Calendar of our book signings and appearances:

Oct. 3 Vroman’s bookstore, 7 p.m.

Oct. 4 Barnes and Noble, The Grove, 7 p.m.

Oct. 5 Pages, TBA

Oct. 7, Mammoth Lakes Library, 2 p.m.

To pre-order the book, please click here. Thank you.

21 thoughts on “Goes Too Fast, Doesn’t It?

  1. Ah, Steve, you captured it all.  And you didn’t even joke about the cost, knowing that the day was priceless.  Here’s to years of happiness for the bride and groom, and to all who shared the occasion!

  2. Chris, long after we’re gone, your loving family will still have these memorable words to remember the moment, and you by.. Then, a brief tear, and the appreciation of what you and posh left to the world. This is your legacy.

  3. All those things you love? The beautiful and funny ways you describe them make us love them too. Thanks for sharing from the heart your family’s joys and sorrows. This was definitely one of the most joyful experiences of all your lives together, I am sure. Love those photos too. Cakes and Rapunzel together…priceless.

  4. What a beautiful piece of writing. I’m sitting on a porch not all that far from downtown Nashville right now looking out at a lawn where, a few nights ago we didn’t see a bear, but we did see a momma deer and her three offspring. And we did whisper to each other, “aren’t we lucky?” We’re here because a dear (note felicitous pairing) young friend of Susan’s just had twins to join her rambunctious three year old, so my baby-craving wife thought it would be nice to add an extra set of hands to the first couple weeks. I’m here to drive to the store for supplies and occasionally hold a tiny human and remember doing the same with our now 31 year old. The wheel keeps turning, doesn’t it? And this lovely column fit in perfectly with the Nashville skyline this glorious morning. Thanks, as always.

    1. At a barbecue last night, one of the guests went on and on about the wonders of Nashville. And he didn’t even mention this new baby. Glad things are going well. Did the deer remind you of Wisconsin? Ping me when you get back. Best to Susan.

      1. My favorite Mike Ditka quote, stated in the days before AYSO took over our kids’ world, “If God had wanted man to play soccer, he wouldn’t have given us arms.” Hard to argue with the man. He is Mike Ditka, after all.

  5. Gorgeous picture of Rapunzel and her father. And Truck! Many good wishes for a long and happy life together. 💕💕💕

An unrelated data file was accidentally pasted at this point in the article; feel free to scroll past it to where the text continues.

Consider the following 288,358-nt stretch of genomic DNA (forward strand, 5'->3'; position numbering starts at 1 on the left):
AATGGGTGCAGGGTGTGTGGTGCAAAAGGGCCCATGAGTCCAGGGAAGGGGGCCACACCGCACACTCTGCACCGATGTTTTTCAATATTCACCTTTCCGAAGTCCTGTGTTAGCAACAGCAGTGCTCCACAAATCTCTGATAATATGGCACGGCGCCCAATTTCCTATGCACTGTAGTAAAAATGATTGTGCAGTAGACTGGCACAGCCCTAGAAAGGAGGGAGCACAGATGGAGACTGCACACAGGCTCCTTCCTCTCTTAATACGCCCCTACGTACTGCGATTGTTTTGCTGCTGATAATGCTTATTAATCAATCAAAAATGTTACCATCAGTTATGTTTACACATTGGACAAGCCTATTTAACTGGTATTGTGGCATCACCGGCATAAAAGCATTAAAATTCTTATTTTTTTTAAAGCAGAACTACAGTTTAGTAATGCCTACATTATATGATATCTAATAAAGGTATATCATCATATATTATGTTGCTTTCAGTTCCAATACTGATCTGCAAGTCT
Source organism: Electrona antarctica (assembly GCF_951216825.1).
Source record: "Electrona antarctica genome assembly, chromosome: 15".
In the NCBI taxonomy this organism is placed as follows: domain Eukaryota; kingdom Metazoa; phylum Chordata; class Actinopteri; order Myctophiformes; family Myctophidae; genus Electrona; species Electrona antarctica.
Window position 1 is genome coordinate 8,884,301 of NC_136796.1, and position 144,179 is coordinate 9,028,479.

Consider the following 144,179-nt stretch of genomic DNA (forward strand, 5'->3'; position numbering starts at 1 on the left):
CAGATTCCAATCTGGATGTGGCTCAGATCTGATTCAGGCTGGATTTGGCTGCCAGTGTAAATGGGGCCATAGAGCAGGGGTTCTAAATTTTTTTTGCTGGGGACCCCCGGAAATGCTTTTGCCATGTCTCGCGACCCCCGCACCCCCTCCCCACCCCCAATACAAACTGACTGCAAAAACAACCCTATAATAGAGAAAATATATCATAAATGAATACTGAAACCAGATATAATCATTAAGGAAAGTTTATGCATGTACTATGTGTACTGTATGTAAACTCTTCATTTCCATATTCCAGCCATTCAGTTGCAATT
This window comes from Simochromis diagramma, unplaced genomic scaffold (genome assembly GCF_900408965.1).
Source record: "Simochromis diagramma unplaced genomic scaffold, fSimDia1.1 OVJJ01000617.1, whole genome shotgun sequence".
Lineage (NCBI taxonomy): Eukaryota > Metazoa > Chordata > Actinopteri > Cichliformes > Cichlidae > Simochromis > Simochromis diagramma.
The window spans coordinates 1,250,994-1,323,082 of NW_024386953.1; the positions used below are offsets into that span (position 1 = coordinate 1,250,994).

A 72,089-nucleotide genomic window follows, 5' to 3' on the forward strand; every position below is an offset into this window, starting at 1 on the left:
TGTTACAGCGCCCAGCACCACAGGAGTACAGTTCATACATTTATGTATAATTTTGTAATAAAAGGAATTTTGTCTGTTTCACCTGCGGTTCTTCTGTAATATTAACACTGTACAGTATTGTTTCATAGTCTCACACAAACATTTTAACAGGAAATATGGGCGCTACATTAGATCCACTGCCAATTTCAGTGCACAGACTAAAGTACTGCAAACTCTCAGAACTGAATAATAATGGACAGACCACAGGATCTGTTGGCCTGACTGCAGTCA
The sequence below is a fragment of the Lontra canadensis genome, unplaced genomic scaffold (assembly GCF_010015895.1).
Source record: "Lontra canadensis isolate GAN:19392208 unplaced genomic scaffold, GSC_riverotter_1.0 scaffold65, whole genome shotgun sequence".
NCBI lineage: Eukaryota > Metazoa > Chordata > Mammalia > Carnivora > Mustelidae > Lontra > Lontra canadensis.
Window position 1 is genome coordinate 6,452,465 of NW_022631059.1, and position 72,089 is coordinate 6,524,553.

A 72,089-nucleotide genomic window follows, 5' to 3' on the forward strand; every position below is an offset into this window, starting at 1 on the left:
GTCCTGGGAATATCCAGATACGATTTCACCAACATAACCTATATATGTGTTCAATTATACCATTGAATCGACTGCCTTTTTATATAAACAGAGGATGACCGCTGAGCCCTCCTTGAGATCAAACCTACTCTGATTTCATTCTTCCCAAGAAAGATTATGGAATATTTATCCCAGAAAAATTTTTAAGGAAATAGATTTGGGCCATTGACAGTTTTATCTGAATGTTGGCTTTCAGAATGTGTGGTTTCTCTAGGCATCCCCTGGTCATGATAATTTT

6. Hats off to a truly talented individual. A lotta things wrong in the world, but you always find the bright…..keep up the great work.

  7. So beautiful! Your words made me feel like I was there in Chicago, and brought tears to my eyes. After all your family’s been through, it is wonderful to hear and see the joy you experience together. And Cakes is da bomb ❤️

  8. I think you’re right that we don’t dance enough. We lose the lift in our step, the bounce in things seeming to erode with time. As for jumping, we all know what certain of us cannot do…

    The fam went to see “42nd Street” in the vast outdoor amphitheater at The Moonlight last night, It was a terrific show—i’ve seen it before—and really is just an excuse for continuous dancing and singing in a large ensemble of exuberant celebrants. I blurred my eyes and imagined it a wedding blowout ( not really). But I get your point. “Let’s face the music, and dance!”. Upcoming, I also get that a bear rn the right circumstance can make you do that.

  9. Damn, can you wrench one more tear out of me. Your words conjure up so many memories of my own children’s past weddings. That being said, I promised to be at your Vroman’s talk tomorrow and now have to choose between that or a Sunday Labor Day dinner with family. You know the dilemma and hopefully know the choice.

  10. Forgot to mention that lead picture of you and your daughter at the stairwell. You two make a very handsome duo. And you and Suzanne fit so well and are head turning together. You are a fine looking guy who sort of looks like a writer who is chiseled enough in visage and mentality to lay out a clean magnetic line with ease. Beautiful women seem drawn to your side, but it’s obvious the magnetism is more than skin deep. The wedding pictures and accompanying text clearly show the attraction.. How swell to be demonstratively additive to beauty. Classically, Fitzgerald and Hemingway swiftly come to mind. Good company, that, when launching an attempt to set free the bears with literature.

    1. Awwww. I’m just a cookie-cutter kid from suburban Chicago, one of millions. Only way I ever turned heads was with a quip — and not that often. But at least it’s something!

  11. Oh these pictures are exquisite. Thanks for sharing…all of it. You captured it perfectly as usual. And yes, it goes too fast.

  12. Oh, Chris you really captured the beauty and hopefulness of the day. Thank you and your family for sharing so much of your lives with us all. Here’s to happiness and a lifetime of joy. And, you didn’t need to worry about flubbing any lines, I am certain the entire room was filled with emotion.

Leave a Reply